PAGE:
If you speak English as a second language (or a third or fourth language), clear articulation can help your listeners understand you. Accents are great! They make you unique and interesting, but your audience must understand you with your accent, or they might not be able to comprehend your message.
To practice articulation, grab a mirror and say a couple sentences while observing your mouth. If you’re not seeing much movement, your audience might have a hard time understanding you. Work hard to form the words and think of stretching out your words. Open your mouth a little bit wider and round your lips. Show your teeth and drop your jaw.
At first, over articulating might feel very exaggerated, but like any new skill, establishing a new habit pattern can be uncomfortable at first until you get used to it. When you articulate clearly, not only will your audience be able to understand you, but your message will also be delivered with more power and conviction.
Use projection to powerfully send your voice forward
Projection is about sending your voice forward so your listeners can not only hear you, but receive a voice that is full, round, and warm. Good projection requires three specific things.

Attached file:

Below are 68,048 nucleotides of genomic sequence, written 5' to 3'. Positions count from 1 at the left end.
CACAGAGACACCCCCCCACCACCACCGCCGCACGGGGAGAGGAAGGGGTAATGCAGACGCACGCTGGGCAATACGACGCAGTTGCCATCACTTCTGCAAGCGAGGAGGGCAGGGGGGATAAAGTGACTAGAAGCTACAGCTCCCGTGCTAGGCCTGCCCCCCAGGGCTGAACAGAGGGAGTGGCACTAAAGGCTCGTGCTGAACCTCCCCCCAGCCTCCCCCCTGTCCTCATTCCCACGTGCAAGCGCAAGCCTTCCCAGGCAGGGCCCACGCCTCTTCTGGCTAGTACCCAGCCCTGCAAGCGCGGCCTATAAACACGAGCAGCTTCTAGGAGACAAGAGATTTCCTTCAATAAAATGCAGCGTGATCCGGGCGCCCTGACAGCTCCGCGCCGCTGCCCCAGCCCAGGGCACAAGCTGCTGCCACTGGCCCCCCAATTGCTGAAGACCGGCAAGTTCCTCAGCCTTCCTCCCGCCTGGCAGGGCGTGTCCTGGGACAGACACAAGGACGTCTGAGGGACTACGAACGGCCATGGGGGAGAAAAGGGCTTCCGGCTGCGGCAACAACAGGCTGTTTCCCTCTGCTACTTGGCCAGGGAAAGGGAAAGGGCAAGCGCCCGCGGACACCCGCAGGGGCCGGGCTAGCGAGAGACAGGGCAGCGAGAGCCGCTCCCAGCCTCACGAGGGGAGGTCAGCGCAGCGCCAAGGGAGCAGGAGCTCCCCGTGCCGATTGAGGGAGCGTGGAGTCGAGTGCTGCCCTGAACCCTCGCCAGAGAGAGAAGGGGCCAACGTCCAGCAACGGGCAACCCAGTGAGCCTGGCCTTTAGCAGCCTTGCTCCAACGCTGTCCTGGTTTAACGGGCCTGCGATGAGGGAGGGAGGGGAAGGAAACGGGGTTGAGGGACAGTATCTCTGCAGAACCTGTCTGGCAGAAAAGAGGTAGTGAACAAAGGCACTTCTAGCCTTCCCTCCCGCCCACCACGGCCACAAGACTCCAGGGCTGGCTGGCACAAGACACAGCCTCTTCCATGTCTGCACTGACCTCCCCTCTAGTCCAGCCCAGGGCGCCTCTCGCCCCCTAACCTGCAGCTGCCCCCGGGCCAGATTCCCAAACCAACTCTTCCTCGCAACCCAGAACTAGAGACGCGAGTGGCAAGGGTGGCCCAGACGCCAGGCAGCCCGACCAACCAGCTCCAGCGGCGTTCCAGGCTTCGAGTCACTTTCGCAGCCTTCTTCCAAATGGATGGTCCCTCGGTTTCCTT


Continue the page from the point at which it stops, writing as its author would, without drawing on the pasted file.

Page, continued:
Sit or stand upright. Open your chest a bit to expand your lungs. That will set you up for good breathing.
It might surprise you that the lower half of your body can also impact your voice. If you’re standing, make sure your knees aren’t locked. And if you’re sitting, uncross your legs and keep your feet flat on the floor. Just like a kink in a hose can prevent a steady stream of water, a kink in your body can prevent steady supplies of blood and oxygen to your lungs. Which brings me to…
Let’s try a little experiment together. If you’re not already standing, go ahead and stand up. Overextend your knees backwards by flexing your thigh muscles. Your legs should feel like rigid straight lines. Take a breath in and out. Now unlock your knees, keep them loose and relaxed, and take another breath in and out.
Were you able to take a breath that was deeper when your knees were unlocked? For me, the difference is significant. This is why they tell brides standing at the altar and choir singers standing on risers to avoid locking their knees. You can actually pass out if your knees are locked.
Wide, open mouth
Now, it’s time to add the speaking part. The process for proper speaking is to inhale and then speak while exhaling. A lot of people inhale and then they hold their breath while they’re talking.
Instead, take a sip of air through your mouth and from your diaphragm. Use your exhale to send your voice forward. Picture your voice riding your exhale in an arc from your mouth to your listeners’ ears. Now, when you speak, you want to open your mouth a little bit wider to help it travel farther. Think of a megaphone. The wider mouth at the end of that megaphone allows sound to travel farther.
Uncovering your true voice
Doing the work to change your voice can feel inauthentic. But these small changes in vocal techniques will ensure that your audience finally hears the best version of your true voice: A voice that is confident, powerful, and energetic.